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Thursday, April 26 News

Stamford promotes Bike to Work Day

STAMFORD — David Martin donned reflective gear and pedaled through the streets of downtown Friday on his “mayor’s bike” for national Bike to Work Day.

Martin arrived at Veterans Memorial Park just past 8 a.m. on his Trek performance hybrid bike. He wore a vest and ankle straps over his khaki pants. His custom two-wheeler and helmet are emblazoned with “Mayor’s Office.”

The mayor’s zest for cycling was matched by the groups — Danny’s Cycles, Sound Cyclists Bicycle Club and People Friendly Stamford — in attendance for the eighth annual event.

Bike to Work Day was promoted this week across the nation, and for good reason, advocates say. Forty percent of trips in the United States are shorter than two miles, making bicycling a feasible and healthy way to get around, according to the League of American Bicyclists.

JD Ospina, 29, pedals to his job on Franklin Street from his home on Clinton Avenue — a roughly four-mile trip — three times a week.

“I used to suffer from high cholesterol and high blood pressure and it has lowered my numbers substantially,” said Ospina, who works at the Franklin Street Community Health Center.

Ospina stopped at the park on his way to work Friday to fix a flat.

“There are still a lot of potholes in the city,” he said.

Ronald Morse, 40, is another devotee of traveling via two-wheeler. He rides through Stamford on a “speaker bike” — a WorkCycles bike built in the Netherlands hooked up to a portable sound system — that can carry Morse and his 7-year-old daughter.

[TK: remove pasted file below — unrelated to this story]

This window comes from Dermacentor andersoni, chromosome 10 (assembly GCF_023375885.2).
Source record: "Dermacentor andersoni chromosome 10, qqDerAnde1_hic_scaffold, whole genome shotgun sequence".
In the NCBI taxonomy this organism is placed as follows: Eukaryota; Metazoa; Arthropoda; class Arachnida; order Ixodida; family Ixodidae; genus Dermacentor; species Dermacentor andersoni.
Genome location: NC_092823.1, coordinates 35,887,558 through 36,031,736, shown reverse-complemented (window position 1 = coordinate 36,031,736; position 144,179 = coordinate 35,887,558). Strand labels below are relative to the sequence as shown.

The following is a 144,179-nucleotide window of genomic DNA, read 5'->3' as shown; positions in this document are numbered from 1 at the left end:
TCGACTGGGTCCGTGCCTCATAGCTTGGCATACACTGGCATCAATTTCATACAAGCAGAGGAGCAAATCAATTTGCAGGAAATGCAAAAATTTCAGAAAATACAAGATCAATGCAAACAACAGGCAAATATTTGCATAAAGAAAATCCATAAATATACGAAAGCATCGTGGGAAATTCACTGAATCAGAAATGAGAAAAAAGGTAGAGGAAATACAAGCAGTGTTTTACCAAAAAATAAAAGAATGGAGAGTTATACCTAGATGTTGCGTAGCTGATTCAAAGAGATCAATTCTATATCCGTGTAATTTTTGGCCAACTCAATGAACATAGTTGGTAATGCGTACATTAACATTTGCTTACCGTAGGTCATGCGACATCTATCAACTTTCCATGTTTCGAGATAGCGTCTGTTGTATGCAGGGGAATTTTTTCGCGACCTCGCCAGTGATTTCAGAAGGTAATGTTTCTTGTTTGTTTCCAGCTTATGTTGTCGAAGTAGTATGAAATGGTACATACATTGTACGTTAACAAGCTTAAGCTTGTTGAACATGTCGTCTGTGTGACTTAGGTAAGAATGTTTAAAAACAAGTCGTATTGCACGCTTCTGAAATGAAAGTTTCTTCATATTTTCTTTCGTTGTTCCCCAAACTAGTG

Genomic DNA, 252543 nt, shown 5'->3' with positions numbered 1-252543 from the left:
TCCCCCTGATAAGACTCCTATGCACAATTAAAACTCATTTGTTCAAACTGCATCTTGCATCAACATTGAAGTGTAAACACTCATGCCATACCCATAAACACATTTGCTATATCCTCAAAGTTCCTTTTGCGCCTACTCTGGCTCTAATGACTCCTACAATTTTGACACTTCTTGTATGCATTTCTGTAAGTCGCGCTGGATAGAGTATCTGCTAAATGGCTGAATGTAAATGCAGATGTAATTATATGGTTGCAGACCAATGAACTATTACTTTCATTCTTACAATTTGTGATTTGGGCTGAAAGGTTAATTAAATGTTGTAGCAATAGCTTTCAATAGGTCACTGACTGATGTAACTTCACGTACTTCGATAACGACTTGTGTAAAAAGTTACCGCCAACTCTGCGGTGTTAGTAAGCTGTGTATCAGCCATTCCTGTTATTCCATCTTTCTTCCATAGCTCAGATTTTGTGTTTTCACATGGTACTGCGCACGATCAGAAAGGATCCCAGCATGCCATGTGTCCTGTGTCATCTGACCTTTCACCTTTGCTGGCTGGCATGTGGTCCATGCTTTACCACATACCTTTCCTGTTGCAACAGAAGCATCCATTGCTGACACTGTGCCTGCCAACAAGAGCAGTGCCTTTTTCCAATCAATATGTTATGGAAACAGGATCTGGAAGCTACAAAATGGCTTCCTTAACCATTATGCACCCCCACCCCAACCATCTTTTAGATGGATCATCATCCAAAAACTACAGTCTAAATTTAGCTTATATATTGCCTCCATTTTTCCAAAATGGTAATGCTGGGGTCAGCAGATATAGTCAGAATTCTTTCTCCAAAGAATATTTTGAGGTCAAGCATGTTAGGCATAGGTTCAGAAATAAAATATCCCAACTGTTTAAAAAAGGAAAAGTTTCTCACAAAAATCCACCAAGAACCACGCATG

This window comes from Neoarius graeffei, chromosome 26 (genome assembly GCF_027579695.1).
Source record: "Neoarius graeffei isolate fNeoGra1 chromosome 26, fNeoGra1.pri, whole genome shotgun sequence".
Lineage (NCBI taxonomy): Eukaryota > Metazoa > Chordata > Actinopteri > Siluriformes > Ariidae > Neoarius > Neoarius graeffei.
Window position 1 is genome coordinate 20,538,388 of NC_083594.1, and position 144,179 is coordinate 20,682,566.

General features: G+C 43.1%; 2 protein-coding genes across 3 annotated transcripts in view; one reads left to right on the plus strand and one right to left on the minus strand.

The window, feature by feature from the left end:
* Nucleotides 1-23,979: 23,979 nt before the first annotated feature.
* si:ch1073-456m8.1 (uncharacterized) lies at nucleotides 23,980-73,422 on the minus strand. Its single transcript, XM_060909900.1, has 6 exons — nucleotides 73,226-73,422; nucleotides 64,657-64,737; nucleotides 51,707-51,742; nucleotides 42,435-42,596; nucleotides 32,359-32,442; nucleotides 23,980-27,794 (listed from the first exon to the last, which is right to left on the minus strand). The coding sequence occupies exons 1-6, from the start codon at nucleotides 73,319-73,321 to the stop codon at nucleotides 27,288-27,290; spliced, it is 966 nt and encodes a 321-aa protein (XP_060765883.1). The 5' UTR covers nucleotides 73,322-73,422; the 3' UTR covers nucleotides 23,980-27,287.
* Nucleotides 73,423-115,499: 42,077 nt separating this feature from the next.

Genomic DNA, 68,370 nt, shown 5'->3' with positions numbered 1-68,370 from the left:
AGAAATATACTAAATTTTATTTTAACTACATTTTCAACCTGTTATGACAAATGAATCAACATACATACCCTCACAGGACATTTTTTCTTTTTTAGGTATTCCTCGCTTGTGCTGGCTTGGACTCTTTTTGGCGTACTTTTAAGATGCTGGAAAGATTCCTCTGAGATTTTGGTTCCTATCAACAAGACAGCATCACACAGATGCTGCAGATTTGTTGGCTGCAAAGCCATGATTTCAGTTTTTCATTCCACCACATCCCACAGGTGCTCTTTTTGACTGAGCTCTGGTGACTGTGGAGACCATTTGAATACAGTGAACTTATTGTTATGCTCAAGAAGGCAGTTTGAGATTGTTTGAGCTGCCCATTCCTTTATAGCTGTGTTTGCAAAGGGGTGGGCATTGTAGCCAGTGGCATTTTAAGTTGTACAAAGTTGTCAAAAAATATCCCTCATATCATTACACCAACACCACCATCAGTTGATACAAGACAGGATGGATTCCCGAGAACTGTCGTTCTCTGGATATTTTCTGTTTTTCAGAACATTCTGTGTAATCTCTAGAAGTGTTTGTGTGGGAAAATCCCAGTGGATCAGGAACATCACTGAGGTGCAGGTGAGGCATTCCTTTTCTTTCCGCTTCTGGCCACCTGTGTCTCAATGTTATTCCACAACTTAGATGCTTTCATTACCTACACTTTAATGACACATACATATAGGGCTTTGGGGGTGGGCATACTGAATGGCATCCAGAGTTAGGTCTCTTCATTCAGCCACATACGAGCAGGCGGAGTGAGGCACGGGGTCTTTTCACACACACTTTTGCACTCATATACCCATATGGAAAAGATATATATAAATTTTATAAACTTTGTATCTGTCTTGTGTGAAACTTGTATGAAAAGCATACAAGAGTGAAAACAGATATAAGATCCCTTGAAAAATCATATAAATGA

Despite the look of it, the boombox on wheels gets just as much attention as a regular bike, Morse said.

“If you ride on a bike in general you get attention,” he said. “People will say ‘that thing is cool’ or yell ‘get off the sidewalk.’ You get it all. When you’re on a bike, you’re not private like when you’re in a car, so you have to be more diplomatic.”

City officials told the crowd they have been taking steps to make Stamford more conducive to cycling.

A bike rack and repair station was installed recently at the Ferguson Library on Broad Street. Eight others will be brought to shoreline parks, community centers and Trailblazers Academy, Transportation Planner Emily Provonsha said.

Bringing racks to the downtown, East and West sides and South End is a priority, she said.

“We chose places that have a high percentage of zero-car ownership,” she said. “Those are all neighborhoods where there is 25 to 45 percent zero-car ownership.”

The city is also rolling out bike lanes on High Ridge Road and has conducted a bicyclist and pedestrian study.

“We all know that biking and healthy living is going to become more important over the next decades and you’re the vanguard that’s leading the way,” said Martin, who rode to the park from the government center on Washington Boulevard.

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“There are cars that sometimes just don’t get it,” he said. “Lead the way and show them the right way to be on the road.”